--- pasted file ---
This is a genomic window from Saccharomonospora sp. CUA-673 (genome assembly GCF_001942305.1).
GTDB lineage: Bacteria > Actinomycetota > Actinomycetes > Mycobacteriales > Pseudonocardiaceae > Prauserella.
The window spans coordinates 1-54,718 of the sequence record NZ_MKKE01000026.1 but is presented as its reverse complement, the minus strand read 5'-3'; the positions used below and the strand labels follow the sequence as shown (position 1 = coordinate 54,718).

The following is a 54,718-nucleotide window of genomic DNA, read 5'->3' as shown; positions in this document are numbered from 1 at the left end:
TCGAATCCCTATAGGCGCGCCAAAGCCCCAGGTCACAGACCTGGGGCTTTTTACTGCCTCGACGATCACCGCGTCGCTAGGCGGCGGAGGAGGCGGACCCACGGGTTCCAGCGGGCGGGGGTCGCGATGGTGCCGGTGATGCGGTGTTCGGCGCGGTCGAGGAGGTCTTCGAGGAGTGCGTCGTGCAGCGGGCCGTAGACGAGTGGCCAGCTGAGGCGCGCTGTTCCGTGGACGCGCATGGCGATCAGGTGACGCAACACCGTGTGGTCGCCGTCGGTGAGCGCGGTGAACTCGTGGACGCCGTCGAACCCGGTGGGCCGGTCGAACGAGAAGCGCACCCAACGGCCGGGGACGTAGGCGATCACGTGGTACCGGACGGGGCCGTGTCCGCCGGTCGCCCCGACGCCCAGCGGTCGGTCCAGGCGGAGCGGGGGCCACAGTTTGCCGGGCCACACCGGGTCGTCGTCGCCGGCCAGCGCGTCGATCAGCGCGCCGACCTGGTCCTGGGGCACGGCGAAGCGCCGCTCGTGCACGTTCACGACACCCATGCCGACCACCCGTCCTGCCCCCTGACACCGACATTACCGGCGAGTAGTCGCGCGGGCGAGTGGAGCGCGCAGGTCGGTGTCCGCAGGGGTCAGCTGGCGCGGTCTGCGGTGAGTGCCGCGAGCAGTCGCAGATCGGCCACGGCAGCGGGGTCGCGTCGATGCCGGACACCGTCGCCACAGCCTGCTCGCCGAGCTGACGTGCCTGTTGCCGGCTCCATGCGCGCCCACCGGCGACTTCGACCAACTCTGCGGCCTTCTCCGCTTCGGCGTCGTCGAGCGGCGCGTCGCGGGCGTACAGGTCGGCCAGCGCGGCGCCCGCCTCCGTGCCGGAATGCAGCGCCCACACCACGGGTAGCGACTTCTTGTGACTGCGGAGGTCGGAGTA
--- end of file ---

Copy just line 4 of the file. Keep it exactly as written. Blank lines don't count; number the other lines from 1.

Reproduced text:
The following is a 54,718-nucleotide window of genomic DNA, read 5'->3' as shown; positions in this document are numbered from 1 at the left end: